The traditional cattle-raising system in the Pantanal, Brazil is based on calf and yearling production. Its marketing involves animal transportation to market-places, river ports and railway stations. The most common method of transportation is on foot, herds averaging 906 animals and taking on average of 11 days to cover 230 km.7 Similar cattle-raising systems are used in the lowlands of Santa Cruz Department.
Conditions for the aquisitions or trasmission of T. vivax are greatest at the numerous resting places along the route when the interaction among animals from different properties and host proximity provides an excellent opportunity for disease transmission by the vectors. The proximity to road observed in 3 sampled ranches could have contributed to the spread of the disease, because the last sampled ranch was located far from the road, presented all negative animals. Since last found of Silva et al8 in the Laguna Concepcion located 200 km far till this reported indicated that the parasite is spreading around 1.3 km per day. Gardiner9 notes a temporal association between the rainy season the abundance of biting flies, particularly Tabanidae, and an increase in prevalence of T. vivax infections in cattle. The similar association has been reported in Bolivia and Brazil by the authors.6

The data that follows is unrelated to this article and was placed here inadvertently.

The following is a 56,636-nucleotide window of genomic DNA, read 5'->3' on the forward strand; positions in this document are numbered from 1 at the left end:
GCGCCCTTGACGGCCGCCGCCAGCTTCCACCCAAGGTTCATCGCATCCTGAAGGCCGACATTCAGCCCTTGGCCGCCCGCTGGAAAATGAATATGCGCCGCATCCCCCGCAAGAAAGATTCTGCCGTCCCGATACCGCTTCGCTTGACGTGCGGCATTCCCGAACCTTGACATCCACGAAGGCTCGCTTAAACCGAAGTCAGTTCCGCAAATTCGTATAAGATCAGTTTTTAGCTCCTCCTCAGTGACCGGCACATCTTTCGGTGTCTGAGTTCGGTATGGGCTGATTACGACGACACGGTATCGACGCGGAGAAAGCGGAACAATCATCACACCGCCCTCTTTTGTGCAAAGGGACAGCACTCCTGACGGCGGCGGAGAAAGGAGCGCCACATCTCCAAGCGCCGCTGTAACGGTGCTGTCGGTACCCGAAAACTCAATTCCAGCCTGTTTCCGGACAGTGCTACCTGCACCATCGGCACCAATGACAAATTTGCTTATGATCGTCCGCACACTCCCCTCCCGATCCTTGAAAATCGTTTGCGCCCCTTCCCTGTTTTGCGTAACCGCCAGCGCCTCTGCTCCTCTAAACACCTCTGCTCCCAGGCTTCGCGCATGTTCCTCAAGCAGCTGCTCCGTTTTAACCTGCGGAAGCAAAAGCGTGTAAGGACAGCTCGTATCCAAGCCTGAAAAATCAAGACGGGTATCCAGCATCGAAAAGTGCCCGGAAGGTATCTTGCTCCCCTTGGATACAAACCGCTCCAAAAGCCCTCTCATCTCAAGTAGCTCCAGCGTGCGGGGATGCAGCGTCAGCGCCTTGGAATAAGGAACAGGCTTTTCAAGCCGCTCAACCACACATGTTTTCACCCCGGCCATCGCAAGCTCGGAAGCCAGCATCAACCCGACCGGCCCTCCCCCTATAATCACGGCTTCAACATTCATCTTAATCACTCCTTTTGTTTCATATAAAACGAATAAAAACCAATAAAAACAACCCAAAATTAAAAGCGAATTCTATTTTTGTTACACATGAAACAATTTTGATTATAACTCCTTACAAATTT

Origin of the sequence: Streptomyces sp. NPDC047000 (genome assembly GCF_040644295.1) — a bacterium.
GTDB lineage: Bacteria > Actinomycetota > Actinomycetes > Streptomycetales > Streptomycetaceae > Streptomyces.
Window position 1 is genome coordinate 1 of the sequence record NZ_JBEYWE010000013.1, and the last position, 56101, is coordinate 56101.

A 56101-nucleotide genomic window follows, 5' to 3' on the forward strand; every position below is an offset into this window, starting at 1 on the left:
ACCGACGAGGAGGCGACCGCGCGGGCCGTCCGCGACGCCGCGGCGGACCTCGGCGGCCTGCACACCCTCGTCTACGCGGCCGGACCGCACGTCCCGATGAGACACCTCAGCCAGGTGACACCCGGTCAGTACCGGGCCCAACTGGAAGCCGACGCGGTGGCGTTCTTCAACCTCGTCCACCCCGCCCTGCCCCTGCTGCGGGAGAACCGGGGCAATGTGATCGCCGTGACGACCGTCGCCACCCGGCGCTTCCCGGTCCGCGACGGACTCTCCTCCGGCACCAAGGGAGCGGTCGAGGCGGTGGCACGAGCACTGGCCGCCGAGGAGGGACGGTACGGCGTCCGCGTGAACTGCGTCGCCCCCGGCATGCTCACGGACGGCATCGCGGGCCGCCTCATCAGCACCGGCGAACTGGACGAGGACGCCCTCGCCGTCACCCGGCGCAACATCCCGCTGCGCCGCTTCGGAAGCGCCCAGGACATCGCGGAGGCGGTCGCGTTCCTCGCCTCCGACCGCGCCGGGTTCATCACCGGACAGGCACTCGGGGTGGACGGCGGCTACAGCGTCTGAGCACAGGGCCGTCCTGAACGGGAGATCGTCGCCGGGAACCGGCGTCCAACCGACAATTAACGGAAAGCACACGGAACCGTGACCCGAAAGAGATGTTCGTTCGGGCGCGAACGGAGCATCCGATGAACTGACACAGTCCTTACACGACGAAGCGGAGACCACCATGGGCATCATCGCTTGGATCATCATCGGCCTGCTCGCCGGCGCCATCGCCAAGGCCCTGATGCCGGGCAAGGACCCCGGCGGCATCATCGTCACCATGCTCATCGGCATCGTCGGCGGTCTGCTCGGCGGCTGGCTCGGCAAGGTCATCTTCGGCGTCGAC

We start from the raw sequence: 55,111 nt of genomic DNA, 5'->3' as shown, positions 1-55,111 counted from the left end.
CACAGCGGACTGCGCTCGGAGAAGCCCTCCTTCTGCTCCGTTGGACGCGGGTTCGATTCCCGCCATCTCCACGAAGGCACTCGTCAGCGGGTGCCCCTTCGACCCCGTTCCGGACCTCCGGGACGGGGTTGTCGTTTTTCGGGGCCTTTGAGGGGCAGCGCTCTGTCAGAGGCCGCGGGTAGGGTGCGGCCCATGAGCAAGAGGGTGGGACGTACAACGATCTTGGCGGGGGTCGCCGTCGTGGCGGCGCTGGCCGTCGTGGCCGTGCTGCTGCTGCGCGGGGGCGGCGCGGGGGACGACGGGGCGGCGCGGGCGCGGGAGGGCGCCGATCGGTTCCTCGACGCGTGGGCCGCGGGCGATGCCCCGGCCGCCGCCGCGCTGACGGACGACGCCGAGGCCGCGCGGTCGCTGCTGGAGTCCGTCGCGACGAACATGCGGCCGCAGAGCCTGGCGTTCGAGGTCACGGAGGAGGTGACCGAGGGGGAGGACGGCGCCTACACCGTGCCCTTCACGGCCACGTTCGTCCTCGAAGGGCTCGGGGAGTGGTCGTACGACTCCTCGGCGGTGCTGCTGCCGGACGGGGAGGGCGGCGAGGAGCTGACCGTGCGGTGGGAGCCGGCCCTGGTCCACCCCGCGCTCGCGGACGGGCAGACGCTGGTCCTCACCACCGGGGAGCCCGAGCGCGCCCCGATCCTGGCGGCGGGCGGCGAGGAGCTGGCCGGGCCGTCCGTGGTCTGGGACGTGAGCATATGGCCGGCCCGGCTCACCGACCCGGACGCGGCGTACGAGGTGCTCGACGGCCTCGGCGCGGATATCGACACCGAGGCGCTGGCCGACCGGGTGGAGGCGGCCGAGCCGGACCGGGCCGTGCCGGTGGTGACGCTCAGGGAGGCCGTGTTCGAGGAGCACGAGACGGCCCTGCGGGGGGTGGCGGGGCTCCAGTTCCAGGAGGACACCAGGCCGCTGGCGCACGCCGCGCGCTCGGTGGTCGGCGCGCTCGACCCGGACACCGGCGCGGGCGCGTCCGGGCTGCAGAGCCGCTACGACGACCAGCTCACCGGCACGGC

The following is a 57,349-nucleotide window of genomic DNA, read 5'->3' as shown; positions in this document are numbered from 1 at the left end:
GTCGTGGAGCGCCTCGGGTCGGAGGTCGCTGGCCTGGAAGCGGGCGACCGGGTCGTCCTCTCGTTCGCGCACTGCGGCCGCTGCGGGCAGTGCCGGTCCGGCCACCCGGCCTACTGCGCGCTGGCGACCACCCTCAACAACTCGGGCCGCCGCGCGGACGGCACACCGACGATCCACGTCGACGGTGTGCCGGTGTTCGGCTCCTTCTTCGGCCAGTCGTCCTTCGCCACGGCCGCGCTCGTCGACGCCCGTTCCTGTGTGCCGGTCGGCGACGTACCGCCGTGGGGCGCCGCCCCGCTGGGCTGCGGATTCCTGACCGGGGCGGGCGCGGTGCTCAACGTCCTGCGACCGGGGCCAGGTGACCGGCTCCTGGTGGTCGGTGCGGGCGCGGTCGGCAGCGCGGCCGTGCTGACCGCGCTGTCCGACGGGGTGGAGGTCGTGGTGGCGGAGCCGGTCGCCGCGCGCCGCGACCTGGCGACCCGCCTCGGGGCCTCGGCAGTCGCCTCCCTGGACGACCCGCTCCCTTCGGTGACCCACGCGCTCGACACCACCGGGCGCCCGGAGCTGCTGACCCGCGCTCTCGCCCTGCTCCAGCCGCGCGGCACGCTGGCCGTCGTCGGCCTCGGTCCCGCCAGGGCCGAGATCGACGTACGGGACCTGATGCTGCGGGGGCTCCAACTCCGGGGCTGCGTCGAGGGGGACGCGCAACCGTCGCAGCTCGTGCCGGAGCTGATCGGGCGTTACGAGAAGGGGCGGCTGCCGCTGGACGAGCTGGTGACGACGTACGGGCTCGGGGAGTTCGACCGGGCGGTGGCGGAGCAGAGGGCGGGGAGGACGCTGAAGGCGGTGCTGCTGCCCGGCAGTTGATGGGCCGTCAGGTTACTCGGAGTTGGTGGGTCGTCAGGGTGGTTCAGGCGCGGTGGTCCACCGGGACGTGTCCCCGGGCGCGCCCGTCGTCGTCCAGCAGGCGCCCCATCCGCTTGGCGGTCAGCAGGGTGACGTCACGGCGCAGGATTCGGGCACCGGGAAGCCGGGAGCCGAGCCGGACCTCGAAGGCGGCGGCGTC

The results of this study suggets that the accelerate spreading of T. vivax could represent a serious impact to the economy of the region.
Trypanosoma vivax es un hemoparasito encontrado en la región de la mosca tsé-tsé en Africa. Sin embargo, el se ha difundido a otras partes de Africa, Centro-América, Sud-América, Indias Occidentales e Islas Mauricio. Este trabajo es un relato de la primera occurencia de T. vivax en la provincia de German Bush, Bolivia. T. vivax fue identificado en 45% de los 80 bovinos examinados por el test de microhematocrito. Los síntomas clínicos observados fueran fiebre, anemia, abortos, emagrecimiento progresivo, pérdida substancial de peso en tiempo corto y emaciación progresiva y linfonodos aumentados. Lo resultados de este estudio sugieren que la difusión acelerada de T. vivax podrían representar un serio impacto a la economía de la región.